A new intra-regional housing initiative, aiming to bring almost 500 affordable rental units to the Highlands by 2031, has been labelled a “potential game changer” by County CAO Mike Rutter.
Representatives from the Eastern Ontario Wardens’ Caucus (EOWC) unveiled plans for its ‘Seven in Seven’ program to County council March 22. Peter Emon and Jim Pine, of the EOWC, said the project would construct 7,000 new affordable rental units across 13 counties in eastern Ontario over the next seven years, with a tab of at least $3.1 billion.
Units will range in size from bachelor, featuring a single-roomed living area, to three-bedroom apartments.
Pine noted that, through the plan, the County could expect to see 490 new units built by 2031, with a further 735 units constructed in neighbouring Kawartha Lakes. Estimates peg the cost of that construction at $496.2 million, though Pine noted this didn’t cover procurement or servicing of land.
Emon said the EOWC had been working with municipal partners on the plan for around a year.
“Tackling the lack of housing and accompanied homelessness issue is our primary priority,” Emon said. “There is a chronic and serious supply problem with [all forms of housing] across our region… while we have made some progress, it is not enough to solve the issue. That’s why we have come together to pool our collective resources and experiences into a bold, new regional solution.”
Rutter said the project would be “monumental” for the County if it were to proceed, especially following recent news from KLH Housing Corporation, the local community housing service provider, which announced in February that it was pausing development on three new builds, slated to add 100 affordable units to the regional portfolio, due to the current economic climate.
Possible 2024 start
As of Feb. 21, KLH reported having 2,198 households on the waitlist for community housing, including 438 in the County. The average wait time for new applicants is 10 to 14 years.
“This project would address our waitlist issues here entirely,” Rutter told The Highlander in a February interview. “I think one important thing to note is this shows we’re not alone. A lot of places are running into these same problems… coming together with an organization like EORN that has such a tremendous track record, it’s potentially game changing for the future of our community.”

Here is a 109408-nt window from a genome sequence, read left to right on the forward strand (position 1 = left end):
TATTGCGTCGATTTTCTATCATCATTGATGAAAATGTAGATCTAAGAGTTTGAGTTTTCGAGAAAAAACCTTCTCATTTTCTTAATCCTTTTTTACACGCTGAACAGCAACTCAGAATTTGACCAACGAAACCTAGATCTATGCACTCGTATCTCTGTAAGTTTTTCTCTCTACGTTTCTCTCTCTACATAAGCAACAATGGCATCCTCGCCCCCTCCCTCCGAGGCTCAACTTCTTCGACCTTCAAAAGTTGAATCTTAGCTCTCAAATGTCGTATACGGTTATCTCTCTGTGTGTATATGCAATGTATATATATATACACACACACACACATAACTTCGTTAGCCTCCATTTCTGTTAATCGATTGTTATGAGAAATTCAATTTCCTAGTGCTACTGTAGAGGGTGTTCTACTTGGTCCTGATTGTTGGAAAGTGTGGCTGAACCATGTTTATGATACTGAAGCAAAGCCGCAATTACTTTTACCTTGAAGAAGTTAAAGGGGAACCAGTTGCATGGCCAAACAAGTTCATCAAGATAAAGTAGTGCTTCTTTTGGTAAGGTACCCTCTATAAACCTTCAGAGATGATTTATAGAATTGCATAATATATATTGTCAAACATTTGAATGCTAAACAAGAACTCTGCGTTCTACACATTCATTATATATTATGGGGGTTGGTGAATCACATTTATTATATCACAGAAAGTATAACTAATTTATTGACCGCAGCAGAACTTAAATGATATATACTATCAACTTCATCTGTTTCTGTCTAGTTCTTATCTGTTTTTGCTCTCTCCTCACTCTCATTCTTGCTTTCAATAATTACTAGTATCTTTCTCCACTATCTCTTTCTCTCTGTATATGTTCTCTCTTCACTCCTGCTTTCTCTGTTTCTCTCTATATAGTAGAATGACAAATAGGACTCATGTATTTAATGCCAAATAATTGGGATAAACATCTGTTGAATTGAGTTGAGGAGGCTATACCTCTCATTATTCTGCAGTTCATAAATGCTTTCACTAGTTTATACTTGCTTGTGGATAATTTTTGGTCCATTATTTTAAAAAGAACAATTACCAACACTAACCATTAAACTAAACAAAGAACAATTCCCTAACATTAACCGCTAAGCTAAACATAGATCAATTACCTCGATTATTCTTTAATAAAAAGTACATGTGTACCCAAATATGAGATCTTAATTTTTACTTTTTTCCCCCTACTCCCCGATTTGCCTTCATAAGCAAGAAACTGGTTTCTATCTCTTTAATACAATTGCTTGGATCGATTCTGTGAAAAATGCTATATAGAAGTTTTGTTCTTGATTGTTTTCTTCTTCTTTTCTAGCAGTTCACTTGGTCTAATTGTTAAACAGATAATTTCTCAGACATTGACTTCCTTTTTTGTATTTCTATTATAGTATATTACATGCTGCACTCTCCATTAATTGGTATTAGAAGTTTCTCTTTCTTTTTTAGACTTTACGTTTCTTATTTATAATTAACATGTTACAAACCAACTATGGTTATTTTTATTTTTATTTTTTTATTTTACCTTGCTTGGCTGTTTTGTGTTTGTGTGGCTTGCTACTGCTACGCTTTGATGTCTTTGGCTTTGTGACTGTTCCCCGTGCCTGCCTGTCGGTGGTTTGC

To make the project viable, Pine noted the EOWC was looking to partner with private developers.
“A mixed model approach makes most sense. Evidence shows if we can [incentivize] one rent-geared-to-income unit to be built, the private sector will buy in and build three units of their own at market rate,” Pine said.
This could help bring an additional 21,000 units to eastern Ontario.
All three levels of government will need to invest, too. Pine said municipalities could assist with land procurement, with the province and feds contributing funds for construction. He pointed to a recent report published by Scotiabank’s Global Economics Group, which suggested investment in social housing is the best way to address Canada’s housing crisis.
“They say it’s the best solution to unlock greater supply, as more affordable units will relieve pressure across the wider housing continuum,” Pine said.
MPP Laurie Scott said she was open to the initiative and “looks forward to [hearing] more information” soon, while MP Jamie Schmale threw his backing behind it.
“I would support anything that will get housing built quickly and at an affordable level. This housing shortage has hurt the growth of Haliburton County and created great hardship for a lot of people. It’s past time we did something,” Schmale said. “But if we rely on government only to get this problem fixed, there will never be enough money. We do need the private sector to be involved.”
Emon noted the project would have an economic impact of around $9 billion.
“It’s a great way to build the economy up at the same time,” he said.
County warden and Algonquin Highlands mayor Liz Danielsen said the EOWC has an “exceptional” track record when it comes to tackling regional issues, pointing to the success of the Eastern Ontario Regional Network’s Cell Gap project, which it helped launch. That $300 million initiative will improve cell service for 99 per cent of rural residents in the region by 2025.
“They’ve shown they can bring big projects together,” Danielsen said.
Dysart mayor Murray Fearrey said one of the major hurdles would be manoeuvring the provincial policy statement, which he says makes it difficult to sever and service lots in rural Ontario.
Bob Carter, Minden Hills mayor, said his concerns were mostly financial. Sitting on the KLH and local Habitat for Humanity boards, he said development costs would likely be significantly more than the $440,000 per unit the EOWC is currently projecting.
“If we have to start adding water and sewer connections [to future lots], that increases costs substantially,” he said. “We need to keep that in mind and be prepared to fight for this on a lot of different fronts to make it work.”
Pine said the group has retained a consultant and is establishing a formal business plan. He said a pilot in one of the 13 counties to provide proof of concept will be launched in the fall. If all goes well, and there’s a commitment from all parties, he said construction could begin in 2024. That was music to Danielsen’s ears.
“It’s ambitious…but it’s in all our hearts that this is a successful project. We’ll do everything we can [at the County level]. On our own, it’s a struggle to see how we can make this work. But through a regional approach, there’s a lot of opportunity for success,” she said.